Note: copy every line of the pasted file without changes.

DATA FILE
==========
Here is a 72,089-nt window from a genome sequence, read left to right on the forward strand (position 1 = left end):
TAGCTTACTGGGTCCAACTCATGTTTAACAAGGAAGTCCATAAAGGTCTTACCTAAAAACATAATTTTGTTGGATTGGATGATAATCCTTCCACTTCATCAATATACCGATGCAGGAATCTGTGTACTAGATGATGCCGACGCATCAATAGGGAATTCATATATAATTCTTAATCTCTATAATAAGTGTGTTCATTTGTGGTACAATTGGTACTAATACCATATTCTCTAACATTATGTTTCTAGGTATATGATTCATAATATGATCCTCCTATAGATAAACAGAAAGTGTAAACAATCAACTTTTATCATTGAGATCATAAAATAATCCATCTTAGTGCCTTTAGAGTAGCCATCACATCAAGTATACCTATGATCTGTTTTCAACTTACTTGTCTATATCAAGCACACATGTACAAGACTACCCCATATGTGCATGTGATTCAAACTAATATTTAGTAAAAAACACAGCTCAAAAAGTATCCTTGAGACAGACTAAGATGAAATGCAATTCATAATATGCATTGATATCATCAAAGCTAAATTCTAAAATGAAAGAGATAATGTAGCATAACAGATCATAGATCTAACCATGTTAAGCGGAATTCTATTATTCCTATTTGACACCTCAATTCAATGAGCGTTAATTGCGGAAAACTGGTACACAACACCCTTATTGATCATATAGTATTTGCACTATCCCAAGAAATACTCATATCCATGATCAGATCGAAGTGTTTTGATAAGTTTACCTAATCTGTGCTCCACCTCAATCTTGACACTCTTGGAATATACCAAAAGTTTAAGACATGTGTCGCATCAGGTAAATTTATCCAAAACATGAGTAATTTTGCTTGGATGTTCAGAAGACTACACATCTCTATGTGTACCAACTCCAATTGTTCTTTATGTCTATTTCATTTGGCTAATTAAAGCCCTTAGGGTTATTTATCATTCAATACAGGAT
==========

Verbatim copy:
Here is a 72,089-nt window from a genome sequence, read left to right on the forward strand (position 1 = left end):
TAGCTTACTGGGTCCAACTCATGTTTAACAAGGAAGTCCATAAAGGTCTTACCTAAAAACATAATTTTGTTGGATTGGATGATAATCCTTCCACTTCATCAATATACCGATGCAGGAATCTGTGTACTAGATGATGCCGACGCATCAATAGGGAATTCATATATAATTCTTAATCTCTATAATAAGTGTGTTCATTTGTGGTACAATTGGTACTAATACCATATTCTCTAACATTATGTTTCTAGGTATATGATTCATAATATGATCCTCCTATAGATAAACAGAAAGTGTAAACAATCAACTTTTATCATTGAGATCATAAAATAATCCATCTTAGTGCCTTTAGAGTAGCCATCACATCAAGTATACCTATGATCTGTTTTCAACTTACTTGTCTATATCAAGCACACATGTACAAGACTACCCCATATGTGCATGTGATTCAAACTAATATTTAGTAAAAAACACAGCTCAAAAAGTATCCTTGAGACAGACTAAGATGAAATGCAATTCATAATATGCATTGATATCATCAAAGCTAAATTCTAAAATGAAAGAGATAATGTAGCATAACAGATCATAGATCTAACCATGTTAAGCGGAATTCTATTATTCCTATTTGACACCTCAATTCAATGAGCGTTAATTGCGGAAAACTGGTACACAACACCCTTATTGATCATATAGTATTTGCACTATCCCAAGAAATACTCATATCCATGATCAGATCGAAGTGTTTTGATAAGTTTACCTAATCTGTGCTCCACCTCAATCTTGACACTCTTGGAATATACCAAAAGTTTAAGACATGTGTCGCATCAGGTAAATTTATCCAAAACATGAGTAATTTTGCTTGGATGTTCAGAAGACTACACATCTCTATGTGTACCAACTCCAATTGTTCTTTATGTCTATTTCATTTGGCTAATTAAAGCCCTTAGGGTTATTTATCATTCAATACAGGAT